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I'm trying to achieve the following effect in OpenGL as depicted in the given link http://commons.wikimedia.org/wiki/File:OpenGL_Tutorial_Stencil.png, code snippet is also below, this is the official openGL wikipedia tutorial.

Although it has code and comment out explanations I still find it hard to understand the logic of stencil buffer operation in openGL. I kindly remind that before starting to stenciling I read most of the instructions in the red book, so I know and I'm familiar with, how glStencilFunc, glStencilOp and glStencilMask etc.. works, but there are still some obscure and unclarified things in my mind related to the stenciling.

Here is my walkthrough on how I interpret the code :

  1. With glStencilFunc(GL_NEVER, 1, 0xFF); glStencilOp(GL_REPLACE, GL_KEEP, GL_KEEP); I believe that stencil test will always pass and failing the stencil test will result in 1s filled in stencil buffer due to the instructions set in glStencilOp

  2. If the previous code blocks (#1) sets the all pixels in stencil buffer what we achieve with glStencilMask(0xFF); procedure call. Do we guarantee that all the 1s are written into stencil buffer successfully or what actually?

  3. We draw the circle then switch on the masks but this time glStencilMask(0x00), here is one of the confusion, I think this deals with preventing stencil buffer values to be overriden by new values but code comments says that this simply fills the stencil buffer with 0s.

  4. Finally, if you we don't change any value (due to glStencilMask(0x00) ) in stencil buffer what is the sense of having the

    // fill 0s glStencilFunc(GL_EQUAL, 0, 0xFF); /* (nothing to draw) */ // fill 1s glStencilFunc(GL_EQUAL, 1, 0xFF);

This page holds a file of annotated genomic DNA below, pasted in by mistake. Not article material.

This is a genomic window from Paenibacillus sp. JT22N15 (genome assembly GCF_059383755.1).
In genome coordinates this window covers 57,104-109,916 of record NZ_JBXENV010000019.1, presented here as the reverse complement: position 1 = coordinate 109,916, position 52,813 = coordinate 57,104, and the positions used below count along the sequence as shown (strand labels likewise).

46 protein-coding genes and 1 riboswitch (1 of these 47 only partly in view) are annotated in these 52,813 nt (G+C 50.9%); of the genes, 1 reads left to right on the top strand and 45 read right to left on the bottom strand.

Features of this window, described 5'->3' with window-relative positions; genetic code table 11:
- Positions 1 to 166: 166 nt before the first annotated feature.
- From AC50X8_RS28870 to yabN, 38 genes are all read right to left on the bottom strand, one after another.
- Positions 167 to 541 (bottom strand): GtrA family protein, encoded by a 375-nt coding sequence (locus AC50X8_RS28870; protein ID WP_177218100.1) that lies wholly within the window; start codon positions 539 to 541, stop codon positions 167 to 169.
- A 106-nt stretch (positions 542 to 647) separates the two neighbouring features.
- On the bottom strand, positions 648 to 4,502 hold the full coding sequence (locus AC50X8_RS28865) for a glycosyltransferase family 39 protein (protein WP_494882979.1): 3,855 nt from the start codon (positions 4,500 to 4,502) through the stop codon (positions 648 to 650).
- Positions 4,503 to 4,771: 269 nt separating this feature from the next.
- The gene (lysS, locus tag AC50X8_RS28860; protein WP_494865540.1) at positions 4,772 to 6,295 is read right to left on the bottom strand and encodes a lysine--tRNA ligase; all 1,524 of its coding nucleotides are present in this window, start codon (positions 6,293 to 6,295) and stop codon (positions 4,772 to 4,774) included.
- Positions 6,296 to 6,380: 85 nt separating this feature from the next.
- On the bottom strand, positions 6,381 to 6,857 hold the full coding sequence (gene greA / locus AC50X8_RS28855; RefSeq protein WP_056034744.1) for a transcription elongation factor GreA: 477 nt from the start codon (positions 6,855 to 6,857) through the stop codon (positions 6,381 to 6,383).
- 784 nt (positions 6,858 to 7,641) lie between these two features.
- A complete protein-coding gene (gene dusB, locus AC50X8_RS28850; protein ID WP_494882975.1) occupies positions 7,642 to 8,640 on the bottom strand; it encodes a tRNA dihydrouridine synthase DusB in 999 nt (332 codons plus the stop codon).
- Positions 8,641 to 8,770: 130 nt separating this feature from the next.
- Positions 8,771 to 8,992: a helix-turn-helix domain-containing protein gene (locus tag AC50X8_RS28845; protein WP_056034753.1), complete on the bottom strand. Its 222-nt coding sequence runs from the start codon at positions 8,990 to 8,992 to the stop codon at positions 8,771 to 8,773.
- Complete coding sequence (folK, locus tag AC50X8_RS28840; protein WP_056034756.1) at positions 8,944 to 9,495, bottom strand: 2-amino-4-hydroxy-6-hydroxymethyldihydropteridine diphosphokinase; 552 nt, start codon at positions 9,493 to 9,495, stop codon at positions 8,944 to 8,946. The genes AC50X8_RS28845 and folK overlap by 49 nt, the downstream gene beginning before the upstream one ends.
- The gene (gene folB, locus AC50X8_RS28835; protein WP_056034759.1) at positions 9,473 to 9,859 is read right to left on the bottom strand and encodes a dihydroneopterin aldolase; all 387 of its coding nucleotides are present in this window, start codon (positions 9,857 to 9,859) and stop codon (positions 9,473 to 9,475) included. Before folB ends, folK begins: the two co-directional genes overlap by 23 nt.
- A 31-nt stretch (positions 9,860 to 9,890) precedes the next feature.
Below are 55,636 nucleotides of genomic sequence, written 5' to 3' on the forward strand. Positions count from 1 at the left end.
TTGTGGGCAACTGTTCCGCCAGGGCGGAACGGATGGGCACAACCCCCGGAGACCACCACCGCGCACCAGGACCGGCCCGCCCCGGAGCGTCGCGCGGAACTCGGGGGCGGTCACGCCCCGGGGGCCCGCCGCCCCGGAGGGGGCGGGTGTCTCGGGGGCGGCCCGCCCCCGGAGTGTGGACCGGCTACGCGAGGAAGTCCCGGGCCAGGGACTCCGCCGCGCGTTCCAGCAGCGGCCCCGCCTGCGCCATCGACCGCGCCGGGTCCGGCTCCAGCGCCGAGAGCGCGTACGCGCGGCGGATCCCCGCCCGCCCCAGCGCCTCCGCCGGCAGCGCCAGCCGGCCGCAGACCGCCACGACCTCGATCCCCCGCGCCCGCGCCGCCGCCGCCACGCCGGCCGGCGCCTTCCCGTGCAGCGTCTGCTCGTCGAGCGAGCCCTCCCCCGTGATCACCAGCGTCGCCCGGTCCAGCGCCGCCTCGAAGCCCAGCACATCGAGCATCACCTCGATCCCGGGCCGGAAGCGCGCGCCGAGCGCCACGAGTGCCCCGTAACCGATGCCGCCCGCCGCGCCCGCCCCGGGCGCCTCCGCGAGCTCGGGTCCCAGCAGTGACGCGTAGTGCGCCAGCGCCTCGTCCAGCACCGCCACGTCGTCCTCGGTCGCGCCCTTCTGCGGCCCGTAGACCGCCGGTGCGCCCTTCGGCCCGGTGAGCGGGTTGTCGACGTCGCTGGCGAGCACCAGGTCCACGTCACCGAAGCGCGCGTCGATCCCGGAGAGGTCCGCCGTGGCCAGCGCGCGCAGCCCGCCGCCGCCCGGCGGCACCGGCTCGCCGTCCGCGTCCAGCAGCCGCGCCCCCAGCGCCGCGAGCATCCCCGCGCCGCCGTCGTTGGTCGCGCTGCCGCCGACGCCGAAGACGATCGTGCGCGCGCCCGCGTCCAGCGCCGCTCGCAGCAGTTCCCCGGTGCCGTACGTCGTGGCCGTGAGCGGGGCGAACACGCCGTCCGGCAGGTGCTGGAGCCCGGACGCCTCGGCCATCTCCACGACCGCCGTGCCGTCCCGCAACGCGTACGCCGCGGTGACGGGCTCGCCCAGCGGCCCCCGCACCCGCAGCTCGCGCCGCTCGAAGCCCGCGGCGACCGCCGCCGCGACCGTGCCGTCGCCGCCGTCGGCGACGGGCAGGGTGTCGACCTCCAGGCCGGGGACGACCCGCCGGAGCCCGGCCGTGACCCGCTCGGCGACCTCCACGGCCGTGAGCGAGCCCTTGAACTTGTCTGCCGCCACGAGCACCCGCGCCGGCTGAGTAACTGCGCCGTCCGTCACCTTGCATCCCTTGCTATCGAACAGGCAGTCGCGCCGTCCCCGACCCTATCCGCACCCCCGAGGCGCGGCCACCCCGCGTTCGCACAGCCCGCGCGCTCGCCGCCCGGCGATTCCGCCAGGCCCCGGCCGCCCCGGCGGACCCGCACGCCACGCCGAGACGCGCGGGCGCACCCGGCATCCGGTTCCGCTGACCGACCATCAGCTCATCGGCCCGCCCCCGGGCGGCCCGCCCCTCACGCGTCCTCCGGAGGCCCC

Main program body :

 void onDisplay() {       
  glClearColor(0.1, 0.1, 0.1, 1.0);
  glClear(GL_COLOR_BUFFER_BIT); 

  glClear(GL_DEPTH_BUFFER_BIT);
  glEnable(GL_STENCIL_TEST);
  glColorMask(GL_FALSE, GL_FALSE, GL_FALSE, GL_FALSE);
  glDepthMask(GL_FALSE);
  glStencilFunc(GL_NEVER, 1, 0xFF);
  glStencilOp(GL_REPLACE, GL_KEEP, GL_KEEP);  // draw 1s on test fail (always)

  // draw stencil pattern
  glStencilMask(0xFF);
  glClear(GL_STENCIL_BUFFER_BIT);  // needs mask=0xFF
  draw_circle();

  glColorMask(GL_TRUE, GL_TRUE, GL_TRUE, GL_TRUE);
  glDepthMask(GL_TRUE);
  glStencilMask(0x00);
  // fill 0s
  glStencilFunc(GL_EQUAL, 0, 0xFF);
  /* (nothing to draw) */
  // fill 1s
  glStencilFunc(GL_EQUAL, 1, 0xFF);

  draw_scene();

  glDisable(GL_STENCIL_TEST);

  glutSwapBuffers();
}
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1 Answer 1

glStencilMask(0xFF) is analogous to the glColorMask(true, true, true, true) or glDepthMask(true) functions - 0xFF is a mask that is bitwise ANDed with any stencil data before it is written to the stencil buffer. Therefore, via glStencilMask(0xFF), we are ensuring that any value that OpenGL attempts to write to the stencil buffer is successfully written.

glStencilMask(0x00): when 0x00 is bitwise ANDed with any byte, the output will always be 0. So, any time bytes are attempted to be written to the stencil buffer, the byte written in will be 0. Essentially, at this point, it simply ensures that the stencil buffer does NOT have any new data written to it.

As per my interpretation, the section with the /* (nothing to draw) */ comment is where you would draw materials intended to be outside the stencil tested circle. 0 is the default value in the stencil buffer; therefore, since the area in the circle is marked 1, pixels that are outside the circle will pass, and pixels inside will be discarded. It's simply a placeholder.

I believe that when the comments say // fill 0s, what they mean is that "anything drawn here will fill the part of the stencil buffer that is set to 0. Considering the call to glStencilFunc with GL_EQUAL and 0 as the arguments, this is what will happen. I also am sure that when the comments say // fill 1s they mean the same but with the part of the stencil buffer set to 1 (i.e. the area where the circle has been drawn to the stencil buffer.)

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